Things for Boeing may be getting even worse.

Ring the Alarm

A new Boeing whistleblower just dropped, and their new claims are expanding scrutiny to a different line of the company's jets.

In interviews with the New York Times and documents sent to the Federal Aviation Administration, an engineer named Sam Salehpour says that the construction of the company's 787 Dreamliner fuselages are neither built nor fastened together correctly — leaving them open to potentially break apart after too many flights.

Salehpour, who's worked for Boeing for over a decade, said the issue is related to the company cutting corners by using manufacturers for different parts of the planes, which when fastened together on the assembly line don't line up properly. According to the whistleblower, the problem gets worse as the planes age and experience wear and tear.

The information — which the FAA admits it has received, but didn't comment on when contacted by the NYT because it has an investigation is underway — comes in the aftermath of that consequential Alaska Airlines flight in January, when a part of the fuselage from a Boeing 737 Max jet blew off and landed in someone's yard.

That incident spurred public interest, skepticism, and even fear about Boeing's jets. And in its wake, there's been a slew of reporting surrounding manufacturing and functioning issues with its planes, many of which are falling apart as they age — which, incidentally, is salient to one of Salehpour's claims.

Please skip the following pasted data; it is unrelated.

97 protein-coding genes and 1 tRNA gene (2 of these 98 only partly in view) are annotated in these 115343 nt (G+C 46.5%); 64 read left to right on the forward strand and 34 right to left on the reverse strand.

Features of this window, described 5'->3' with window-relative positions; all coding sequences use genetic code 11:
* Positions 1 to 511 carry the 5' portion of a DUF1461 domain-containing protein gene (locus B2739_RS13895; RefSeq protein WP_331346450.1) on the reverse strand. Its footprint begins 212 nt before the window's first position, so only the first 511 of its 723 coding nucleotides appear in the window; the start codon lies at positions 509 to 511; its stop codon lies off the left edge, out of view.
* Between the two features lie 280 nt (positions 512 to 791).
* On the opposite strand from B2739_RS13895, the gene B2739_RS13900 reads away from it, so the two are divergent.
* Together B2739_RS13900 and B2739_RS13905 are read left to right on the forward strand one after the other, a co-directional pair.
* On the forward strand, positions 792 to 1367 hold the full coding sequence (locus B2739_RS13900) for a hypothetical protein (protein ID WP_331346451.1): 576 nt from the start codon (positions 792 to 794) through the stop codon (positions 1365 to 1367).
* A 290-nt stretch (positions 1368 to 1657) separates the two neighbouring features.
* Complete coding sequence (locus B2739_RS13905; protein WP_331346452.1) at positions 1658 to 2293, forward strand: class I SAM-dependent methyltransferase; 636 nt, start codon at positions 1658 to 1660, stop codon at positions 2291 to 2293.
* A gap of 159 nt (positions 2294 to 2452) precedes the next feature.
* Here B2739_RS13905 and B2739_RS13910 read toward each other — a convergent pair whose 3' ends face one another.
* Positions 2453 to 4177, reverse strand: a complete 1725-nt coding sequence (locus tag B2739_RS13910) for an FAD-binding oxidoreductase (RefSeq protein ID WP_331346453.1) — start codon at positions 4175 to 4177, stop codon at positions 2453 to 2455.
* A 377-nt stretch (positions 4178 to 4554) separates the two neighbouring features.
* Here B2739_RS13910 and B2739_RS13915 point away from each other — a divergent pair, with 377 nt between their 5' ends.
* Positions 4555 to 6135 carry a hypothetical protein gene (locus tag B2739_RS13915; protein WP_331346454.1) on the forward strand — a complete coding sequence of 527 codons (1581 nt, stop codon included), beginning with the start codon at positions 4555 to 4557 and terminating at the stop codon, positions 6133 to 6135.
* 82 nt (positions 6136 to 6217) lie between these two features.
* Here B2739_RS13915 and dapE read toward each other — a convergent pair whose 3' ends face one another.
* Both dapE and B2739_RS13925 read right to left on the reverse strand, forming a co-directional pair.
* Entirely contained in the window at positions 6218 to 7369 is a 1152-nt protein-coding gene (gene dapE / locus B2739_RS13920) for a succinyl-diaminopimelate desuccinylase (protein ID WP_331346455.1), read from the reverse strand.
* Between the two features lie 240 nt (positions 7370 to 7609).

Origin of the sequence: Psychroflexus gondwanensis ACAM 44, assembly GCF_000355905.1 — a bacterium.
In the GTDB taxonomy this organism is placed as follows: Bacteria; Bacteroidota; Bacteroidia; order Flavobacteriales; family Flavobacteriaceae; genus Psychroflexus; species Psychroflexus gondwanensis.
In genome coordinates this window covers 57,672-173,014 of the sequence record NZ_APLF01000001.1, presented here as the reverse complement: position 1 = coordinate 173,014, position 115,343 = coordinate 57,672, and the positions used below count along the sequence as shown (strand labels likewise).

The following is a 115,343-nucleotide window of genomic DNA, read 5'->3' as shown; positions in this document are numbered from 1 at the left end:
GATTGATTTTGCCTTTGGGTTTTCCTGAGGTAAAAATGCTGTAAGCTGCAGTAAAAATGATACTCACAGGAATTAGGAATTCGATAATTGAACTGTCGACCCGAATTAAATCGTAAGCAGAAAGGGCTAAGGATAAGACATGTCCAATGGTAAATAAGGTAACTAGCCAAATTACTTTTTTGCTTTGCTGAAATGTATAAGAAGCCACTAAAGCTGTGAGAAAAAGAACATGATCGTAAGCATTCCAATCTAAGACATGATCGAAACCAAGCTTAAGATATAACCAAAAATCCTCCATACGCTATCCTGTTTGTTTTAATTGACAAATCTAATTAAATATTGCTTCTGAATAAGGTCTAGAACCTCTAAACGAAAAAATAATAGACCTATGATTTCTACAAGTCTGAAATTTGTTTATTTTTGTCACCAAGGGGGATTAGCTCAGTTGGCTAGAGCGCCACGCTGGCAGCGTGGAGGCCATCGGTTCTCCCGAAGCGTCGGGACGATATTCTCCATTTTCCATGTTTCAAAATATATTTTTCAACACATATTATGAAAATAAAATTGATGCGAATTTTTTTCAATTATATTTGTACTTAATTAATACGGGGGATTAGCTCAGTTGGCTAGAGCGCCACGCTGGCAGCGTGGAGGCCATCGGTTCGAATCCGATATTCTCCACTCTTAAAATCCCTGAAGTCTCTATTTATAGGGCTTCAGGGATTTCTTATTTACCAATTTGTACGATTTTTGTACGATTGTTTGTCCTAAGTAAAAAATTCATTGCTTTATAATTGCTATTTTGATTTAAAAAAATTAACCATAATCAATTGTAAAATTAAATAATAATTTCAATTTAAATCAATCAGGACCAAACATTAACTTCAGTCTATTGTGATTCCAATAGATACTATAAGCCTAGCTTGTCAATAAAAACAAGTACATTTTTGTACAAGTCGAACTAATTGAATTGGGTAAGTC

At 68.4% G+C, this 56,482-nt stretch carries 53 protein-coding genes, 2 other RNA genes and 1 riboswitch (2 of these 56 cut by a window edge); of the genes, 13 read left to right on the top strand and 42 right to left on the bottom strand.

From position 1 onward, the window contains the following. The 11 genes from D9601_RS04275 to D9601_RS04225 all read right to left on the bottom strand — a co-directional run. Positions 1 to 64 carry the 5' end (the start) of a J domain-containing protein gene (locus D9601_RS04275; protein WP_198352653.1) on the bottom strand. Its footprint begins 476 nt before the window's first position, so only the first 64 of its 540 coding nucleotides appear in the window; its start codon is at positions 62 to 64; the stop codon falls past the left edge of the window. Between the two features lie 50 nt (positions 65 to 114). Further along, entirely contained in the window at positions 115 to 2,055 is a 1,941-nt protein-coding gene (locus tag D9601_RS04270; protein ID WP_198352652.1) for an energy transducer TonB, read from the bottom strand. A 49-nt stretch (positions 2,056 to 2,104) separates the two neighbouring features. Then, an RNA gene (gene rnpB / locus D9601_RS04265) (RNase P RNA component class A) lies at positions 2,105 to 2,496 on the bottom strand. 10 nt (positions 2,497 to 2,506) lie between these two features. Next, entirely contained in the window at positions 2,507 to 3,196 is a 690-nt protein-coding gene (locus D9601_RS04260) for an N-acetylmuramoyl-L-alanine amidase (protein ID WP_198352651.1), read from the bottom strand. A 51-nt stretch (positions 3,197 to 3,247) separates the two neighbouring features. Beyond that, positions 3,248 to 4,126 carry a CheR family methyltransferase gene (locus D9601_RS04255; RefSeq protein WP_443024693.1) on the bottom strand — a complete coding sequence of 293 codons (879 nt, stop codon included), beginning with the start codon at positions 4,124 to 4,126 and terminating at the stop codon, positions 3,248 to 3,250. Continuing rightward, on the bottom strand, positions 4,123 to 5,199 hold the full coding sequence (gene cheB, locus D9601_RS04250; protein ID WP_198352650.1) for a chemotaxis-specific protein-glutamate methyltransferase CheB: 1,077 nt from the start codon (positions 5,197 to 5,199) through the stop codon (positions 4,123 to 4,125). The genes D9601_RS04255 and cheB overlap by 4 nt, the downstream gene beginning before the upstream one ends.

Retaliatory Action

It also comes after another company whistleblower, John Barnett, was found dead outside his hotel in Charleston, South Carolina in the midst of his deposition about his ex-employer's safety issues. For the past 20 years, Boeing has built its Dreamliners in the same SC down where Barnett was pronounced dead of an alleged suicide.

Similarly to Barnett, Salehpour said that when he raised issues about the issues he witnessed, he was retaliated against by his superiors.

"This is the culture that Boeing has allowed to exist,” Debra Katz, the whistleblower's attorney, told the NYT. "This is a culture that prioritizes production of planes and pushes them off the line even when there are serious concerns about the structural integrity of those planes and their production process."

Richard Blumenthal, a Connecticut Democrat and chairman of the Senate's Homeland Security and Governmental Affairs Committee investigational subcommittee, is planning to bring Salehpour before the chamber on April 17. He echoed the attorney's rhetoric in an interview with the NYT, and said it it's important for the public to hear what the whistleblower has to say in his own words.

"Repeated, shocking allegations about Boeing’s manufacturing failings point to an appalling absence of safety culture and practices," Blumenthal said, "where profit is prioritized over everything else."

In statements to the NYT, Boeing expressed confidence in its manufacturing process and denied there were safety issues — but given that there are now multiple investigations into the company, it's hard to take its word at face value.

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